Education and Jewish Identity
Finalist

More than any other institution, the synagogue has sustained American Jewry. The Jewish future depends on it. But to thrive rather than just survive, synagogues are challenged to break free from the mold of ethnic enclave and re-emerge as a center of the sacred, where creativity, spirituality and ethics are central. In this probing and powerful exploration of the future of the American synagogue, Rabbi Lawrence A. Hoffman holds that we make progress not by arguing better but by speaking differently. As a think-it-yourself challenge rather than a do-it-yourself manual, Hoffman's honest and compelling analysis of synagogues provides an entirely new set of concepts to facilitate transformative conversation among synagogue boards, denominational leaders, seminarians, cantors, rabbis, executive directors, educators and all who make synagogues their passion.















FICTION
Winner

A million-dollar painting by Marc Chagall is stolen from a museum. The unlikely thief is Benjamin Ziskind, a thirty-year-old quiz-show writer. As Benjamin and his twin sister try to evade the police, they find themselves recalling their dead parents-the father who lost a leg in Vietnam, the mother who created children's books-and their stories about trust, loss, and betrayal. What is true, what is fake, what does it mean? Eighty years before the theft, these questions haunted Chagall and the enigmatic Yiddish fabulist Der Nister ("The Hidden One"), teachers at a school for Jewish orphans. Both the painting and the questions will travel through time to shape the Ziskinds' futures. With astonishing grace and simplicity, Dara Horn interweaves a real art heist, history, biography, theology, and Yiddish literature. Richly satisfying, utterly unique, her novel opens the door to "the world to come"-not life after death, but the world we create through our actions right now. Reading group guide included.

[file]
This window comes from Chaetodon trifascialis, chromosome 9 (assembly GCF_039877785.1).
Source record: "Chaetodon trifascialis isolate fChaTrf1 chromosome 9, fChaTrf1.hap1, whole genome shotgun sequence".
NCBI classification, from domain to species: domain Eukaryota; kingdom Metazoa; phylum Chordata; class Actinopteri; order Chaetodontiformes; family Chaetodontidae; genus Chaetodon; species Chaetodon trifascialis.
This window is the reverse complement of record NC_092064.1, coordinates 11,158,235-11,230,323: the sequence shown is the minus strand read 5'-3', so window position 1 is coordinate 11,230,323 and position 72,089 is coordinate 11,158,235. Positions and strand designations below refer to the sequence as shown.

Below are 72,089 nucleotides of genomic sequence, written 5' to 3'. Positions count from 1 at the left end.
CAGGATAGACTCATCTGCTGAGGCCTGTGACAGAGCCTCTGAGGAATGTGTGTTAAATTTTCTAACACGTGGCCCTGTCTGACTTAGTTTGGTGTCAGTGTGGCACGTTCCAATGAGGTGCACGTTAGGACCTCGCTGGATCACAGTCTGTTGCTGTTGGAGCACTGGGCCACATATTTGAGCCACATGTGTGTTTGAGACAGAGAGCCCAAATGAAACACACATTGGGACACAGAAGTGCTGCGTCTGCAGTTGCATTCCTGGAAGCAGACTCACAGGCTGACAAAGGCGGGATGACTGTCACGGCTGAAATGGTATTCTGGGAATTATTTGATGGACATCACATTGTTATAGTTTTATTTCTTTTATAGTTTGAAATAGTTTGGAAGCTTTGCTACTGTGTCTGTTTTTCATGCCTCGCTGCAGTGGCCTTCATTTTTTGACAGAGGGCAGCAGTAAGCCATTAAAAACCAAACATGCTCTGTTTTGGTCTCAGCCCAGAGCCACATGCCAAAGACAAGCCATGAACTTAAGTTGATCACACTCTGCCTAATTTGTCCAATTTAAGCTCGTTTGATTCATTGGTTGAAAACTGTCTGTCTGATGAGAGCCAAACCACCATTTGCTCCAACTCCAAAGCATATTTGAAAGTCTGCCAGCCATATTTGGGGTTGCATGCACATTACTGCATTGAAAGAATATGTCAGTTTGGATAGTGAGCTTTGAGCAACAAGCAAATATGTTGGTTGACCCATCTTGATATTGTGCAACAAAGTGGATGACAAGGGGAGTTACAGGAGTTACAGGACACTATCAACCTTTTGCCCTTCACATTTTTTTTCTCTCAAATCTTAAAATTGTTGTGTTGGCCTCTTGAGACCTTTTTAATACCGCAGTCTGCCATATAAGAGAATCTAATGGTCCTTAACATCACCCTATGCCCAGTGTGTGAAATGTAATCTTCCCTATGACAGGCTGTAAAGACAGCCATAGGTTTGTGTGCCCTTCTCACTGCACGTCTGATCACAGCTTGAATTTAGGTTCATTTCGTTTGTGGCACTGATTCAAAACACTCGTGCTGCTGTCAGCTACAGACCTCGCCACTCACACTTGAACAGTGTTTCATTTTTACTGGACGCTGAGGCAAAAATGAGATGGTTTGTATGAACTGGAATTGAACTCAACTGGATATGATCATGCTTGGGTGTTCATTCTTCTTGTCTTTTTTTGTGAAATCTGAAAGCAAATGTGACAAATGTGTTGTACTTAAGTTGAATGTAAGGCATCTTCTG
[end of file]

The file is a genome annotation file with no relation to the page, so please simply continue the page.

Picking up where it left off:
FICTION
Finalists


In ACCIDENTS by Yael Hedaya, she tells the story of Shira Klein, Yonatan Luria and his daughter, Dana. It is winter -- winter at work, winter among friends, winter at home, and winter of the heart. Yonatan is a marginal writer, a fifty-year-old widower left to raise his child alone. When he meets Shira, a bestselling author paralyzed by stage fright, the thaw begins as man, woman, and girl enter a halting romance, alternately tender and belligerent, generous and withdrawn...
In DISOBEDIANCE, Ronit Krushka, thirty-two and single, lives on Manhattan's Upper West Side. Orthodox Judaism is a suffocating culture she fled long ago. When she learns that her estranged father, the pre-eminent rabbi of the London Orthodox Jewish community in which she was raised, has died, she leaves behind her Friday night takeout, her troublesome romance, and her boisterous circle of friends and returns home for the first time in years. Driven by wit and beautifully rendered detail, Disobedience pulls back the curtain on a devout and closed world. Set at the crossroads of tradition and modernity, of personal desires and the demands of God, Disobedience is about the importance of moving on and what we lose when we do -- and it is about the tendency toward disobedience that we all have....